Bridging the Opportunity Divide

Allergy-Friendly Food Is Expensive. This Pantry Feeds Families That Can’t Afford Special Diets

May 17, 2016
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Allergy-Friendly Food Is Expensive. This Pantry Feeds Families That Can’t Afford Special Diets
Sybile Penhirin, Thomas Shomaker
In the past year, the country's first allergy-friendly food bank has handed out more than 12,350 pounds of food.

At just 12 months of age, Emily Brown’s daughter was diagnosed with allergies to peanuts, eggs, dairy, wheat and soy. Because allergy-friendly food can cost two to four times the price of regular food, Brown’s family quickly became overwhelmed by its ever-increasing grocery budget.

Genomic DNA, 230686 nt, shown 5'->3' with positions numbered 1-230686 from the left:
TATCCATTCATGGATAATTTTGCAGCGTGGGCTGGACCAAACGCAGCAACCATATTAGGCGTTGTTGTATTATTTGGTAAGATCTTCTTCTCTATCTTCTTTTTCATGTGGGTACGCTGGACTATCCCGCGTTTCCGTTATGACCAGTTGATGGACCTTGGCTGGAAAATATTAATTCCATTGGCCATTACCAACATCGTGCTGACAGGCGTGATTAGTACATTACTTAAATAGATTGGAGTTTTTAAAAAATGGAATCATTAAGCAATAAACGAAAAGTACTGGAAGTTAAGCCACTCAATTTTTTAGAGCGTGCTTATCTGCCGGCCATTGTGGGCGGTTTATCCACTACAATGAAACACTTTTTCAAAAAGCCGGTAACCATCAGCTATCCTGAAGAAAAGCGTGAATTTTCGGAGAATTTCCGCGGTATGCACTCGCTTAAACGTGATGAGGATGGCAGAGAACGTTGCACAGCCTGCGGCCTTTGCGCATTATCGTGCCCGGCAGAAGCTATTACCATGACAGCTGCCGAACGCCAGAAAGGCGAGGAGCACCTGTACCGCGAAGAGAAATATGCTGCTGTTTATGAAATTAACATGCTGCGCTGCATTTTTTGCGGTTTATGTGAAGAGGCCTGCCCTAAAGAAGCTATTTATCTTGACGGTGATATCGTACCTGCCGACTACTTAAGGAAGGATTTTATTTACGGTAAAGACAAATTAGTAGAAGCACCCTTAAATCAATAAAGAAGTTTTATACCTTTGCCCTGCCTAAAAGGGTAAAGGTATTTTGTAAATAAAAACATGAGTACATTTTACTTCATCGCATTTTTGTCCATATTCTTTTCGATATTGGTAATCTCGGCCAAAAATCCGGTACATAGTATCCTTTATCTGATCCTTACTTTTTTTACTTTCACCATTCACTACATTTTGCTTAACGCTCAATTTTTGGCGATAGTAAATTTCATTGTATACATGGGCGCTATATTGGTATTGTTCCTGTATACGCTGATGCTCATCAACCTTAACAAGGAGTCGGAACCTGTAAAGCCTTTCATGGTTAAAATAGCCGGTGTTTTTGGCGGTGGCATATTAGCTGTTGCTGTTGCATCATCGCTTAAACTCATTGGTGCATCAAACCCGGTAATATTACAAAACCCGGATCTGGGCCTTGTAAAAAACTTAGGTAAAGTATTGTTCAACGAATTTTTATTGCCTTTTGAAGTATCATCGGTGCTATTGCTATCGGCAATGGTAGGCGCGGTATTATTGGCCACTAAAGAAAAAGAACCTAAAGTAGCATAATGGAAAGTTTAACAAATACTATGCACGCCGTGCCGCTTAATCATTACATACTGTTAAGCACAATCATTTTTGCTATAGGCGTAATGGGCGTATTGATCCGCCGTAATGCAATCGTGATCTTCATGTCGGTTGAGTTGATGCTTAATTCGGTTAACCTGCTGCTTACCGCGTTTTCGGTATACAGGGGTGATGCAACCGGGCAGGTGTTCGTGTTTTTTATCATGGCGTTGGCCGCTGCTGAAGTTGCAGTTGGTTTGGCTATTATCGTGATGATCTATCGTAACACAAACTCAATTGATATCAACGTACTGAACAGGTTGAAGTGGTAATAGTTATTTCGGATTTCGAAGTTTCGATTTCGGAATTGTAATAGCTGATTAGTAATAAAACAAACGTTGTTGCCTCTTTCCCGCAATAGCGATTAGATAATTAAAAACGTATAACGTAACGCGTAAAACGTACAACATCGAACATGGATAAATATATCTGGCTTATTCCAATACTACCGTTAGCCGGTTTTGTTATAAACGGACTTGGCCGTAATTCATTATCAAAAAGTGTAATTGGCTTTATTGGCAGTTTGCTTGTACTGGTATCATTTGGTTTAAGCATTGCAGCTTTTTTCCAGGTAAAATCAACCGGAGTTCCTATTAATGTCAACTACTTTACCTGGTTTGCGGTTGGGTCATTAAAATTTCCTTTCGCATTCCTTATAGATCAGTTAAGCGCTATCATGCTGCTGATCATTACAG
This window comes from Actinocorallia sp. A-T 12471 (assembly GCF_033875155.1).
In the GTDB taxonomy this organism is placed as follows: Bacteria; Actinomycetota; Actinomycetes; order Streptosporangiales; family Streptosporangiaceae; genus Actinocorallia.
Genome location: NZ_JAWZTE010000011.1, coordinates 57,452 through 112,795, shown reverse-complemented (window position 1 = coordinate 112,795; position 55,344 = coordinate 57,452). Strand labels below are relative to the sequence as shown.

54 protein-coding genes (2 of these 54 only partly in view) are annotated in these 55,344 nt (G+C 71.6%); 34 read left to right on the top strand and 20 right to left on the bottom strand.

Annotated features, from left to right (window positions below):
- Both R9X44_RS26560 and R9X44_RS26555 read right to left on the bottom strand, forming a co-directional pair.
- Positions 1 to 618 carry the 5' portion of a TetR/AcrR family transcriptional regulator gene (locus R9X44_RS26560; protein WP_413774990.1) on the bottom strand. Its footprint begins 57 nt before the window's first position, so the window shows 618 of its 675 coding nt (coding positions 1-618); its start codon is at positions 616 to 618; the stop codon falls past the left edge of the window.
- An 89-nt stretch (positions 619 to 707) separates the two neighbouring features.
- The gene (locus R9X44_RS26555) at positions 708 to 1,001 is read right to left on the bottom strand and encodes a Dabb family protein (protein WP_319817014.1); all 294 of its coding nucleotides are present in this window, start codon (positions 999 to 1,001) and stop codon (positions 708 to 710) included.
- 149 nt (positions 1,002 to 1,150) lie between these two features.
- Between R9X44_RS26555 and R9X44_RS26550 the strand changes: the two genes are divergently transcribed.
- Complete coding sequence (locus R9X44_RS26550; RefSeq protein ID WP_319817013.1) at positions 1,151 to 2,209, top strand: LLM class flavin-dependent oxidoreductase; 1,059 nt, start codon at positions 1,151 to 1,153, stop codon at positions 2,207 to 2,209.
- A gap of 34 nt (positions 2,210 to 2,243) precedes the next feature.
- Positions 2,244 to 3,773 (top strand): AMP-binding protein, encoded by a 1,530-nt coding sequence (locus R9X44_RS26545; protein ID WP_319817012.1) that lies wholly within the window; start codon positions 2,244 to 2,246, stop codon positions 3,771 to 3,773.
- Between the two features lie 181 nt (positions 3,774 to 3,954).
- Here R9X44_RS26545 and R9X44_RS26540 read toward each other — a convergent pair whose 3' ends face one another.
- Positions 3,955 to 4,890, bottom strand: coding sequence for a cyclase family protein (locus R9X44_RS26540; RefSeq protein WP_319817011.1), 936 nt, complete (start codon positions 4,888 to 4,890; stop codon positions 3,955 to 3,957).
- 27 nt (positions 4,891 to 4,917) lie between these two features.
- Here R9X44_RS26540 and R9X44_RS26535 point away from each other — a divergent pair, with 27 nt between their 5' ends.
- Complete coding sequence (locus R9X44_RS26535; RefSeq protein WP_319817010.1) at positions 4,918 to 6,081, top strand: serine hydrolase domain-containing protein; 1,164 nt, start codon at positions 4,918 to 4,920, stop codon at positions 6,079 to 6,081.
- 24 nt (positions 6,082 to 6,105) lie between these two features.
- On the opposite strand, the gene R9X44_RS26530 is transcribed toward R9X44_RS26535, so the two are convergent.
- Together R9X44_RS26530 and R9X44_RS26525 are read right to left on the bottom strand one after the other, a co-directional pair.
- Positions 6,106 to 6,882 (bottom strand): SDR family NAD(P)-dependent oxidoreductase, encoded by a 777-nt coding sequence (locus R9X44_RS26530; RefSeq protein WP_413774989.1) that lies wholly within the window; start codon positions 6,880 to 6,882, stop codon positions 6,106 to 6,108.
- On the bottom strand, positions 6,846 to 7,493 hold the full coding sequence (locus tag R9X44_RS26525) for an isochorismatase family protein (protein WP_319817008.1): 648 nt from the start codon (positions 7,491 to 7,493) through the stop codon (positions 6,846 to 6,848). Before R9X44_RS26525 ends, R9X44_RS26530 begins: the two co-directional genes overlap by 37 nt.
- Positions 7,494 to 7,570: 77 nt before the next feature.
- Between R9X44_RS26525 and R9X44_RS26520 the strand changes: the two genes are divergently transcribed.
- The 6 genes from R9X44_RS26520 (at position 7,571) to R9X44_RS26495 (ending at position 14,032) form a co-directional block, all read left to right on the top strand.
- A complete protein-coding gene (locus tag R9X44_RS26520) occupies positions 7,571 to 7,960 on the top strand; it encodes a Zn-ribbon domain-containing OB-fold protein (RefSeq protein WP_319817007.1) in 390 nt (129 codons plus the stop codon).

Neither the federal nutrition program Women, Infant & Children (WIC) nor a local food pantry provided any financial relief to Brown since few of the available food products were safe for her daughter to eat. After meeting Amy Goode at a food-allergy support group, the two mothers launched the Food Equality Initiative, aiming to make food that’s safe to those with allergies more affordable and accessible to those in need. In 2015, the inspirational duo opened Renewed Health, the country’s very first allergy-friendly food pantry. In just a year, it’s provided assistance to more than 70 clients and has distributed more than 12,350 pounds of allergy-friendly food.

Watch the video above to learn how the pantry provides a safety net to low- and middle-income people with food allergies or Celiac disease.

MORE: One in Five Baltimore Residents Lives in a Food Desert. These Neighbors Are Growing Their Own Produce

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